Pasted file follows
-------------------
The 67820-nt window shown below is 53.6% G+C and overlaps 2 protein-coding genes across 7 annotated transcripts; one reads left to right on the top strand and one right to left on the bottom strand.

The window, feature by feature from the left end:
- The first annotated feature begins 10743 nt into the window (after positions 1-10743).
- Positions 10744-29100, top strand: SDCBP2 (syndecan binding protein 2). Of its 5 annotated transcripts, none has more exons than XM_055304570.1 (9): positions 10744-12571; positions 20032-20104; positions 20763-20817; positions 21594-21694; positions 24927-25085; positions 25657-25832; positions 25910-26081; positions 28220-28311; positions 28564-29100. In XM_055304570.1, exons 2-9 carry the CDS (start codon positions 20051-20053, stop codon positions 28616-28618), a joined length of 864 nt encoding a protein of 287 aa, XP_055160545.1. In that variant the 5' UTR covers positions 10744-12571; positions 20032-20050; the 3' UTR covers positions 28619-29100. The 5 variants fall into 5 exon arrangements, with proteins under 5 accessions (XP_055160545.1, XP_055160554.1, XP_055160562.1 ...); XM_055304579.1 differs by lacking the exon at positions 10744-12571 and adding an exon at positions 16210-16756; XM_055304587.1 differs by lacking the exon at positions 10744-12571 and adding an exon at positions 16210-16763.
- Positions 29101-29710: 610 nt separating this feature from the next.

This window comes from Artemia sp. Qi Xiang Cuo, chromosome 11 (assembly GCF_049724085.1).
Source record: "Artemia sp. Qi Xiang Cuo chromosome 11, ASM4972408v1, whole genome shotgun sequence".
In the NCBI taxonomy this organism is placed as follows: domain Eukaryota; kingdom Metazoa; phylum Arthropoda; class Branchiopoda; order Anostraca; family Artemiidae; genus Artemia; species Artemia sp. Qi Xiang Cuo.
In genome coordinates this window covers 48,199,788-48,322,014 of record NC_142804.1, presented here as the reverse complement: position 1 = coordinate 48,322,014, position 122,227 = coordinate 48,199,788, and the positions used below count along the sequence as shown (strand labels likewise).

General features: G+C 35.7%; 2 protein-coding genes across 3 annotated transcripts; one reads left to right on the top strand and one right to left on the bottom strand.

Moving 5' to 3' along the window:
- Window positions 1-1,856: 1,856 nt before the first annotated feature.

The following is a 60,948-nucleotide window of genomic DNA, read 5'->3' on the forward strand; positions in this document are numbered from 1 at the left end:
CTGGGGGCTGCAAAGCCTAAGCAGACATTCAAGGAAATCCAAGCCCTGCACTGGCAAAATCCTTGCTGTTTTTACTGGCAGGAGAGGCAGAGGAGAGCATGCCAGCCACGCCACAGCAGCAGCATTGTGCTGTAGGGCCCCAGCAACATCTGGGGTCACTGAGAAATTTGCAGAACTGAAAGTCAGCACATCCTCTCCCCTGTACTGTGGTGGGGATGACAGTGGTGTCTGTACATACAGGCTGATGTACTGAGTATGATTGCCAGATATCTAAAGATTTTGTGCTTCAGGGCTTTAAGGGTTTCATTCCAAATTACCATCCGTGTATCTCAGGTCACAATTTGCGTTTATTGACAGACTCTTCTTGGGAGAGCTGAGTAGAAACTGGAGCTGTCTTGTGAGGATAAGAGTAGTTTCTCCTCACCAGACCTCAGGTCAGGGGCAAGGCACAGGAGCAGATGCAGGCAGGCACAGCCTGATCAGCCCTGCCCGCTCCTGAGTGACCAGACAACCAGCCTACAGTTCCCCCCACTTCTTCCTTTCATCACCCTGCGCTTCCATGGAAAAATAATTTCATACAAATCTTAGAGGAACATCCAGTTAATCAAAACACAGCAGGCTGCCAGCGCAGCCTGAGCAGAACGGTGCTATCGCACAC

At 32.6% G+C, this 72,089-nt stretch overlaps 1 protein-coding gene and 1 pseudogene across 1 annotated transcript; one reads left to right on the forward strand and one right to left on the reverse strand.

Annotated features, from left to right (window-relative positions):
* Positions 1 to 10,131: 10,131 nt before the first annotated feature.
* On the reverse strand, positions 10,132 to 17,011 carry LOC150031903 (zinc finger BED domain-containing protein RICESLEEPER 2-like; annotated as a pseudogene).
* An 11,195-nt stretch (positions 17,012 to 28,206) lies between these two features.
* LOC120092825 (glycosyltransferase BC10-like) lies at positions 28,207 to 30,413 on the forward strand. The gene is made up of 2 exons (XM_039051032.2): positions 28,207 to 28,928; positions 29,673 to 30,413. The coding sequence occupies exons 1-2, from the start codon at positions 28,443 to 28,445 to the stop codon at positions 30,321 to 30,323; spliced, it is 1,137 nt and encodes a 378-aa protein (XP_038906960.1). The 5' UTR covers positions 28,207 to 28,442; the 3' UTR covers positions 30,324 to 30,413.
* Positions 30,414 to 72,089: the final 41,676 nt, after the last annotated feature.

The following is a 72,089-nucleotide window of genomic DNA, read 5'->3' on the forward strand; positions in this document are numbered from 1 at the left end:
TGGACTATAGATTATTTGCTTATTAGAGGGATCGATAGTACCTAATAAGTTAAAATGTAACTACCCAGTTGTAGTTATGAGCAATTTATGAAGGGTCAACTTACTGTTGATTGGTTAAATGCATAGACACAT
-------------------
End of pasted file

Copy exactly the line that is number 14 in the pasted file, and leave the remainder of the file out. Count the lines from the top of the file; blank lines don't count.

CTGGGGGCTGCAAAGCCTAAGCAGACATTCAAGGAAATCCAAGCCCTGCACTGGCAAAATCCTTGCTGTTTTTACTGGCAGGAGAGGCAGAGGAGAGCATGCCAGCCACGCCACAGCAGCAGCATTGTGCTGTAGGGCCCCAGCAACATCTGGGGTCACTGAGAAATTTGCAGAACTGAAAGTCAGCACATCCTCTCCCCTGTACTGTGGTGGGGATGACAGTGGTGTCTGTACATACAGGCTGATGTACTGAGTATGATTGCCAGATATCTAAAGATTTTGTGCTTCAGGGCTTTAAGGGTTTCATTCCAAATTACCATCCGTGTATCTCAGGTCACAATTTGCGTTTATTGACAGACTCTTCTTGGGAGAGCTGAGTAGAAACTGGAGCTGTCTTGTGAGGATAAGAGTAGTTTCTCCTCACCAGACCTCAGGTCAGGGGCAAGGCACAGGAGCAGATGCAGGCAGGCACAGCCTGATCAGCCCTGCCCGCTCCTGAGTGACCAGACAACCAGCCTACAGTTCCCCCCACTTCTTCCTTTCATCACCCTGCGCTTCCATGGAAAAATAATTTCATACAAATCTTAGAGGAACATCCAGTTAATCAAAACACAGCAGGCTGCCAGCGCAGCCTGAGCAGAACGGTGCTATCGCACAC